Planning to Retire? Here are 3 Ways to Supplement Social Security
Social Security is set up so that it is paid out for the rest of a person’s life. Unfortunately, the payments are typically not sufficient to live on by themselves; another source of income is usually needed to keep a retired family above the poverty level.
There is no real question that Social Security is one of the most appreciated programs run by the federal government. Recent polls have indicated that three-fourths of Americans across the political divide support continuing the payments as they are. Of those who have reached retirement age and begun to collect them, more than four out of five have claimed that the payments have made a noticeable difference in their financial well-being.
Social Security is set up so that it is paid out for the rest of a person’s life. This gives retired Americans without a reliable source of income a measure of economic security—hence the name—in their older years. Unfortunately, the payments are typically not sufficient to live on by themselves; another source of income is usually needed to keep a retired family above the poverty level.
IRAs and 401(k) Plans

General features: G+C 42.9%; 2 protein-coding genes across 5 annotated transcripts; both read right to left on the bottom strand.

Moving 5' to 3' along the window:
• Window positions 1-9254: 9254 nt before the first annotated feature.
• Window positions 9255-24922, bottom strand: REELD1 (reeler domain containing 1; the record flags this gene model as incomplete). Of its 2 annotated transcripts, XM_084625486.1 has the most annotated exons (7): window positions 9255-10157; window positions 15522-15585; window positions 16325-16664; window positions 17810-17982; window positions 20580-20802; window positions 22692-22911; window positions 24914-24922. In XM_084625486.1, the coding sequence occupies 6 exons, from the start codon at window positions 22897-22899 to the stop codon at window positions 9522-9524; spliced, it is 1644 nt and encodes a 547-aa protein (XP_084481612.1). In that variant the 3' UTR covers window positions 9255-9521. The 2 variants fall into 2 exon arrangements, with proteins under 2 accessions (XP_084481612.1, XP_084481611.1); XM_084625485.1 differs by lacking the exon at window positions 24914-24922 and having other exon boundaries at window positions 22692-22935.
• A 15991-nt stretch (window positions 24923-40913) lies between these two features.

One of the easiest and most convenient ways to save for retirement is to create a retirement savings plan—either through a Roth IRA or through a 401(k) plan. Both of these allow Americans to put away wealth which usually cannot be withdrawn below a certain age, but is also exempt from taxation and can be invested.
To cut down on tax avoidance, the government limits how much money can be put away in these accounts per year. For Americans under the age of fifty, the maximum annual contribution to a 401(k) is $19,500 per year; for a Roth IRA, it’s $6,000. These numbers are increased to $26,000 and $7,000 after a person turns fifty. But these numbers are very difficult to reach on a normal salary, so most Americans are not affected by them.
Health Savings Accounts (HSAs)
For obvious reasons, seniors tend to experience higher healthcare bills than young people, and Social Security frequently is not enough to cover these costs. To offset these costs, people can put money in tax-free health savings accounts, or HSAs, while they are working.
HSA funds can be used in retirement to pay for healthcare-related expenses, such as prescription costs and insurance premiums. Americans under the age of fifty can add $3,600 per year tax-free to an HSA.
Put Off Social Security
The standard age to retire and claim Social Security payments is sixty-five. However, the Social Security Administration provides some flexibility, allowing Americans to begin their payments sooner or later than that age. If a person claims theirs at age sixty-two, the youngest possible age, they will pay a penalty of roughly thirty percent; Americans who wait until age seventy to claim theirs will receive roughly the same amount as an increase.
Crucially, the benefits are then sent at the same level for the rest of the person’s life. Waiting a few years for payments to begin, then, can ultimately pay off in the long run.
Trevor Filseth is a current and foreign affairs writer for The National Interest.